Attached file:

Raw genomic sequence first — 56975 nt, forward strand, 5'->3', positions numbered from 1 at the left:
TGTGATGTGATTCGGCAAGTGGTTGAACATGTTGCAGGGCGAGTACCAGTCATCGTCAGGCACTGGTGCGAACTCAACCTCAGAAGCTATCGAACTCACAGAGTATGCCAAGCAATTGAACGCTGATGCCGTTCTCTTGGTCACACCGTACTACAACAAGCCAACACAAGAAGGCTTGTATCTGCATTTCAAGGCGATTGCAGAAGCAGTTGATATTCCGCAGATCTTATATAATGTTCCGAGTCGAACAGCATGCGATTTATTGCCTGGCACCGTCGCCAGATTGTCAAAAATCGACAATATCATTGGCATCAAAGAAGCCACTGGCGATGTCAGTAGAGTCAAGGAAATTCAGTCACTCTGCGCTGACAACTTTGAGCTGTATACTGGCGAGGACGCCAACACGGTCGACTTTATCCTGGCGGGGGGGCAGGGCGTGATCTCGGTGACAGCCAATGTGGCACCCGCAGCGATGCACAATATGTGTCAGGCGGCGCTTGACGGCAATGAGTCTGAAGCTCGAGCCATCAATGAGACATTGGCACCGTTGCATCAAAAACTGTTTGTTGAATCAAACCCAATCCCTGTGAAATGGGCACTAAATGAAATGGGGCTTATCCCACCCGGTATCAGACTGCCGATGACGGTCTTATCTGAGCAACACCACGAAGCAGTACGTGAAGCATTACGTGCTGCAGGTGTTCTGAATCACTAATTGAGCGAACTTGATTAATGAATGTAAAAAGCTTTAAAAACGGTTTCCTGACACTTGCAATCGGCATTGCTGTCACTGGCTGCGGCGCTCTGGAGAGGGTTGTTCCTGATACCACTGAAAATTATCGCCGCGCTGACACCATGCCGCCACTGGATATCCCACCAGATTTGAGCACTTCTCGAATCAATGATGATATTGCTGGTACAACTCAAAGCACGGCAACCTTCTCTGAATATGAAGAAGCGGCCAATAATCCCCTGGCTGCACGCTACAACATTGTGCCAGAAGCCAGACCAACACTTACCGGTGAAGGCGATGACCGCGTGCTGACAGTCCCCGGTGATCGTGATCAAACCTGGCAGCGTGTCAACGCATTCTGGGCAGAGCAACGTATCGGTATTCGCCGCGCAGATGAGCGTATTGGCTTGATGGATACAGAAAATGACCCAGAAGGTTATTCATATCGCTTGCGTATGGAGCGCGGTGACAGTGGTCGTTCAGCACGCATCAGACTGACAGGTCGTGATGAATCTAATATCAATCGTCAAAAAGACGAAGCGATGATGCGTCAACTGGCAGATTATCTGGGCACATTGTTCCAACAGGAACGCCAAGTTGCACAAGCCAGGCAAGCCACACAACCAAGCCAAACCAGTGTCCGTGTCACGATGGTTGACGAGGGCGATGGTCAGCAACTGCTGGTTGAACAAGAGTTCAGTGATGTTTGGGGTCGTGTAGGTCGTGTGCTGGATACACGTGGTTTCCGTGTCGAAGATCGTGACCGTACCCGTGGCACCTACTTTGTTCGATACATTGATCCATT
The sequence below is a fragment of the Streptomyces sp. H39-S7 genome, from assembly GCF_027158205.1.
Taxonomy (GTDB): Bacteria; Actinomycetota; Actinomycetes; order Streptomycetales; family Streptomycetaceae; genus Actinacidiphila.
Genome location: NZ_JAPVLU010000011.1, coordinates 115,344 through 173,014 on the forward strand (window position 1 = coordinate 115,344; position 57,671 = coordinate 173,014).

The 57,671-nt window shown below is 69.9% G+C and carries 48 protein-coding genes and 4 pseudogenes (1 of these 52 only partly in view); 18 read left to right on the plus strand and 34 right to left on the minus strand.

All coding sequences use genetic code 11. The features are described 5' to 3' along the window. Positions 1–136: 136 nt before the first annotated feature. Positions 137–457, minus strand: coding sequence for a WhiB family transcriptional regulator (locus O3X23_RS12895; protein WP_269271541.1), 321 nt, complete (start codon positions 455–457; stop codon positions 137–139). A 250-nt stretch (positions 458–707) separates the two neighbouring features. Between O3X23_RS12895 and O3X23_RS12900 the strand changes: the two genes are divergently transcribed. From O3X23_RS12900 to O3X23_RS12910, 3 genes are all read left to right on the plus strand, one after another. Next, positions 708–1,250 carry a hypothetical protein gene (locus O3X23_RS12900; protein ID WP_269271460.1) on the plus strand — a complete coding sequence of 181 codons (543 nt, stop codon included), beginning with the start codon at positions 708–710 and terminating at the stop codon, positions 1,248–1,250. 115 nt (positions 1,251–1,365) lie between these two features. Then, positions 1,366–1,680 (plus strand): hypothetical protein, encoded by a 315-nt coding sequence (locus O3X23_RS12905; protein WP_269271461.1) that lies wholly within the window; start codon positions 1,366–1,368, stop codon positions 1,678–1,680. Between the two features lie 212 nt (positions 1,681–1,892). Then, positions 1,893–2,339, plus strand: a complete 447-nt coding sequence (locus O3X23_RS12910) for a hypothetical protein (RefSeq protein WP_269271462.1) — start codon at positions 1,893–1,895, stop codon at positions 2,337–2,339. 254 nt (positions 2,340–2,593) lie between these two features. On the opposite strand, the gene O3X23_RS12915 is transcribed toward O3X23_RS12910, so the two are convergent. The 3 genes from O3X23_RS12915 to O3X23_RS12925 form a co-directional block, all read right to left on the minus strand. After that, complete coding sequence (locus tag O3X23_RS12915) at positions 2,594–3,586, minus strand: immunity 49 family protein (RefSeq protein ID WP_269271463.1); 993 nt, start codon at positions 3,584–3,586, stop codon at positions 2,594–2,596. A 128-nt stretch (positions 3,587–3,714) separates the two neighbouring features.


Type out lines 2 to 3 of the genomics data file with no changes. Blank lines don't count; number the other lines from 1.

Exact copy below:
TGTGATGTGATTCGGCAAGTGGTTGAACATGTTGCAGGGCGAGTACCAGTCATCGTCAGGCACTGGTGCGAACTCAACCTCAGAAGCTATCGAACTCACAGAGTATGCCAAGCAATTGAACGCTGATGCCGTTCTCTTGGTCACACCGTACTACAACAAGCCAACACAAGAAGGCTTGTATCTGCATTTCAAGGCGATTGCAGAAGCAGTTGATATTCCGCAGATCTTATATAATGTTCCGAGTCGAACAGCATGCGATTTATTGCCTGGCACCGTCGCCAGATTGTCAAAAATCGACAATATCATTGGCATCAAAGAAGCCACTGGCGATGTCAGTAGAGTCAAGGAAATTCAGTCACTCTGCGCTGACAACTTTGAGCTGTATACTGGCGAGGACGCCAACACGGTCGACTTTATCCTGGCGGGGGGGCAGGGCGTGATCTCGGTGACAGCCAATGTGGCACCCGCAGCGATGCACAATATGTGTCAGGCGGCGCTTGACGGCAATGAGTCTGAAGCTCGAGCCATCAATGAGACATTGGCACCGTTGCATCAAAAACTGTTTGTTGAATCAAACCCAATCCCTGTGAAATGGGCACTAAATGAAATGGGGCTTATCCCACCCGGTATCAGACTGCCGATGACGGTCTTATCTGAGCAACACCACGAAGCAGTACGTGAAGCATTACGTGCTGCAGGTGTTCTGAATCACTAATTGAGCGAACTTGATTAATGAATGTAAAAAGCTTTAAAAACGGTTTCCTGACACTTGCAATCGGCATTGCTGTCACTGGCTGCGGCGCTCTGGAGAGGGTTGTTCCTGATACCACTGAAAATTATCGCCGCGCTGACACCATGCCGCCACTGGATATCCCACCAGATTTGAGCACTTCTCGAATCAATGATGATATTGCTGGTACAACTCAAAGCACGGCAACCTTCTCTGAATATGAAGAAGCGGCCAATAATCCCCTGGCTGCACGCTACAACATTGTGCCAGAAGCCAGACCAACACTTACCGGTGAAGGCGATGACCGCGTGCTGACAGTCCCCGGTGATCGTGATCAAACCTGGCAGCGTGTCAACGCATTCTGGGCAGAGCAACGTATCGGTATTCGCCGCGCAGATGAGCGTATTGGCTTGATGGATACAGAAAATGACCCAGAAGGTTATTCATATCGCTTGCGTATGGAGCGCGGTGACAGTGGTCGTTCAGCACGCATCAGACTGACAGGTCGTGATGAATCTAATATCAATCGTCAAAAAGACGAAGCGATGATGCGTCAACTGGCAGATTATCTGGGCACATTGTTCCAACAGGAACGCCAAGTTGCACAAGCCAGGCAAGCCACACAACCAAGCCAAACCAGTGTCCGTGTCACGATGGTTGACGAGGGCGATGGTCAGCAACTGCTGGTTGAACAAGAGTTCAGTGATGTTTGGGGTCGTGTAGGTCGTGTGCTGGATACACGTGGTTTCCGTGTCGAAGATCGTGACCGTACCCGTGGCACCTACTTTGTTCGATACATTGATCCATT
The sequence below is a fragment of the Streptomyces sp. H39-S7 genome, from assembly GCF_027158205.1.